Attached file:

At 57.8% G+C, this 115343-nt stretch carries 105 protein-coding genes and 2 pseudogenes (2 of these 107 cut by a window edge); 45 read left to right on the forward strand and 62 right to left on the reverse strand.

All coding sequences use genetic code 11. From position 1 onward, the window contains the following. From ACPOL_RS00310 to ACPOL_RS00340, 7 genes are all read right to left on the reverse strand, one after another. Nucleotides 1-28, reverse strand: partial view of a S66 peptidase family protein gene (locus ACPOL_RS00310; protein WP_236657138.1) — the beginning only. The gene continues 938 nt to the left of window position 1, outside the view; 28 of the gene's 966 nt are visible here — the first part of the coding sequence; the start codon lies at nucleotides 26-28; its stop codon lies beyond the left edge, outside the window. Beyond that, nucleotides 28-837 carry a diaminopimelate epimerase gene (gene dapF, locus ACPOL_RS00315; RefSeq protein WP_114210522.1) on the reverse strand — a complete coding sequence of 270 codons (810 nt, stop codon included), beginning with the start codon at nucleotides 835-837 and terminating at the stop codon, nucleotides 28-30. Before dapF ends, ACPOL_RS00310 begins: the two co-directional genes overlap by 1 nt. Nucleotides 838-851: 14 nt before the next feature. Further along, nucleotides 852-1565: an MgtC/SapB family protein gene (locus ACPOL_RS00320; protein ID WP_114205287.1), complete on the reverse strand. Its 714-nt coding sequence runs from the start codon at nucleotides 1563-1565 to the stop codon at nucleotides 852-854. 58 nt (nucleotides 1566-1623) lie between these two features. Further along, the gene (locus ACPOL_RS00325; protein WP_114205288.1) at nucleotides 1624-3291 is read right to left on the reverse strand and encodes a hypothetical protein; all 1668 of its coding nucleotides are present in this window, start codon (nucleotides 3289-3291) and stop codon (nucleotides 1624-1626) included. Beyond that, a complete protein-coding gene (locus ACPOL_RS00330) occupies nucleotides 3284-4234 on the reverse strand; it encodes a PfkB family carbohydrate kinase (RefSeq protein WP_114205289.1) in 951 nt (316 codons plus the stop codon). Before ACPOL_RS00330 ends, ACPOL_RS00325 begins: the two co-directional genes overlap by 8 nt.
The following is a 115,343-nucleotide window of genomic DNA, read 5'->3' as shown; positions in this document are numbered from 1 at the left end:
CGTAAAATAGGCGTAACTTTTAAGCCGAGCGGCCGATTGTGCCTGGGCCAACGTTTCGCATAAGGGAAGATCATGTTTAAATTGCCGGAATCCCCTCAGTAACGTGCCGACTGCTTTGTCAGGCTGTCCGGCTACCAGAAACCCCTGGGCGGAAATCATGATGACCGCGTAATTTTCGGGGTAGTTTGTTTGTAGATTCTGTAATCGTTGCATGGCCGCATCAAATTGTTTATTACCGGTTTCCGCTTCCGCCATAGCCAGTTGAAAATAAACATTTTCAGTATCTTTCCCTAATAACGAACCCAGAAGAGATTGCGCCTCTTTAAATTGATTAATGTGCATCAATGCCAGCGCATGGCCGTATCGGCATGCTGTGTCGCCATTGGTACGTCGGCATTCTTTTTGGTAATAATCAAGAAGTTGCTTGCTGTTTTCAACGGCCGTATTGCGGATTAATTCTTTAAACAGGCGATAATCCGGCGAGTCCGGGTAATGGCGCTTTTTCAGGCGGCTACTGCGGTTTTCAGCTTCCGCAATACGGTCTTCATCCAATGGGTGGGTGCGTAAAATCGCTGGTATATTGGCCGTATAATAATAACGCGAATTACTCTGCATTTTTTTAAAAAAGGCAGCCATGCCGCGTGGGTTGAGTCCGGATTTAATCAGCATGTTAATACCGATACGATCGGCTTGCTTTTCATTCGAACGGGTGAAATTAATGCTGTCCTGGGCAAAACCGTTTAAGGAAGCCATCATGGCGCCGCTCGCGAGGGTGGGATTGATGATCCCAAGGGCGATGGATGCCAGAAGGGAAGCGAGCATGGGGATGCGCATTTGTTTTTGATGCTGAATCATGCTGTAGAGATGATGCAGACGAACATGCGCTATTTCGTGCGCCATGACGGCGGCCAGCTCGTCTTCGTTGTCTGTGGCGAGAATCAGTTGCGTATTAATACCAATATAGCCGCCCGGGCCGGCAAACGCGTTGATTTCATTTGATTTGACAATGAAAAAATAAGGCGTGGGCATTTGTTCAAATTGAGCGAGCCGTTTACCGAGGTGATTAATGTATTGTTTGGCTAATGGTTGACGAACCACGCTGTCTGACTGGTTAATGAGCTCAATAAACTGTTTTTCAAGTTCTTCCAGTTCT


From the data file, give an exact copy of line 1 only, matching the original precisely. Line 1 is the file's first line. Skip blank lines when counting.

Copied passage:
At 57.8% G+C, this 115343-nt stretch carries 105 protein-coding genes and 2 pseudogenes (2 of these 107 cut by a window edge); 45 read left to right on the forward strand and 62 right to left on the reverse strand.